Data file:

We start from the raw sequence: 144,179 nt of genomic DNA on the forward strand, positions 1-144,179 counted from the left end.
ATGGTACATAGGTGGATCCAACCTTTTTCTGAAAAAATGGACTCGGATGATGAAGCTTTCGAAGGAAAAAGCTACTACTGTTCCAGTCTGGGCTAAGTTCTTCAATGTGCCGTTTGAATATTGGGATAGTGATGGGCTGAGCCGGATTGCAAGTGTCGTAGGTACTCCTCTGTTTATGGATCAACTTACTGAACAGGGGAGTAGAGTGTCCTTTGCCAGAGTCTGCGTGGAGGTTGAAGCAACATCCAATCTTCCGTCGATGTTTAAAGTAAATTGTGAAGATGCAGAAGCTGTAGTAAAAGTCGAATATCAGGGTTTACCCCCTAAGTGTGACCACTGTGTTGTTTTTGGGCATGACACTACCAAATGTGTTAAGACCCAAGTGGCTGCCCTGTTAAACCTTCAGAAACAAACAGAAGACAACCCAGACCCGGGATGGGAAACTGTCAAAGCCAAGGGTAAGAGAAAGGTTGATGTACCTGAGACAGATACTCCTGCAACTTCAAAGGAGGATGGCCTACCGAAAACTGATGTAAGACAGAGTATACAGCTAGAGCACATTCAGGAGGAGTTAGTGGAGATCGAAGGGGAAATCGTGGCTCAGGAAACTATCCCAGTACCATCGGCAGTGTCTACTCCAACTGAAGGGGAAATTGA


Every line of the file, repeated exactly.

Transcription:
We start from the raw sequence: 144,179 nt of genomic DNA on the forward strand, positions 1-144,179 counted from the left end.
ATGGTACATAGGTGGATCCAACCTTTTTCTGAAAAAATGGACTCGGATGATGAAGCTTTCGAAGGAAAAAGCTACTACTGTTCCAGTCTGGGCTAAGTTCTTCAATGTGCCGTTTGAATATTGGGATAGTGATGGGCTGAGCCGGATTGCAAGTGTCGTAGGTACTCCTCTGTTTATGGATCAACTTACTGAACAGGGGAGTAGAGTGTCCTTTGCCAGAGTCTGCGTGGAGGTTGAAGCAACATCCAATCTTCCGTCGATGTTTAAAGTAAATTGTGAAGATGCAGAAGCTGTAGTAAAAGTCGAATATCAGGGTTTACCCCCTAAGTGTGACCACTGTGTTGTTTTTGGGCATGACACTACCAAATGTGTTAAGACCCAAGTGGCTGCCCTGTTAAACCTTCAGAAACAAACAGAAGACAACCCAGACCCGGGATGGGAAACTGTCAAAGCCAAGGGTAAGAGAAAGGTTGATGTACCTGAGACAGATACTCCTGCAACTTCAAAGGAGGATGGCCTACCGAAAACTGATGTAAGACAGAGTATACAGCTAGAGCACATTCAGGAGGAGTTAGTGGAGATCGAAGGGGAAATCGTGGCTCAGGAAACTATCCCAGTACCATCGGCAGTGTCTACTCCAACTGAAGGGGAAATTGA